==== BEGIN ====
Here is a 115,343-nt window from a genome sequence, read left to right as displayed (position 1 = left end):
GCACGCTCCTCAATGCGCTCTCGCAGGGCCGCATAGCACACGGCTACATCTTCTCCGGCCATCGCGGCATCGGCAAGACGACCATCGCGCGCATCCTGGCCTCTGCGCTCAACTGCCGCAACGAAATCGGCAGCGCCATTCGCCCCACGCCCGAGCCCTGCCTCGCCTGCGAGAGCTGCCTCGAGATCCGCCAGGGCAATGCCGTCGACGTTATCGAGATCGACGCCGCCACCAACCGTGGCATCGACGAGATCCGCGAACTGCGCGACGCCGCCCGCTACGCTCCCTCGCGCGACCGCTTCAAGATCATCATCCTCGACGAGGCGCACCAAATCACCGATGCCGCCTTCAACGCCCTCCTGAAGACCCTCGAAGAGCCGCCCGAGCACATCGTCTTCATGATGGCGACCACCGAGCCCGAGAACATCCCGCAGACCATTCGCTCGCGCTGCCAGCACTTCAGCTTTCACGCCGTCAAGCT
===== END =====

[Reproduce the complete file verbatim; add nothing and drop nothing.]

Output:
Here is a 115,343-nt window from a genome sequence, read left to right as displayed (position 1 = left end):
GCACGCTCCTCAATGCGCTCTCGCAGGGCCGCATAGCACACGGCTACATCTTCTCCGGCCATCGCGGCATCGGCAAGACGACCATCGCGCGCATCCTGGCCTCTGCGCTCAACTGCCGCAACGAAATCGGCAGCGCCATTCGCCCCACGCCCGAGCCCTGCCTCGCCTGCGAGAGCTGCCTCGAGATCCGCCAGGGCAATGCCGTCGACGTTATCGAGATCGACGCCGCCACCAACCGTGGCATCGACGAGATCCGCGAACTGCGCGACGCCGCCCGCTACGCTCCCTCGCGCGACCGCTTCAAGATCATCATCCTCGACGAGGCGCACCAAATCACCGATGCCGCCTTCAACGCCCTCCTGAAGACCCTCGAAGAGCCGCCCGAGCACATCGTCTTCATGATGGCGACCACCGAGCCCGAGAACATCCCGCAGACCATTCGCTCGCGCTGCCAGCACTTCAGCTTTCACGCCGTCAAGCT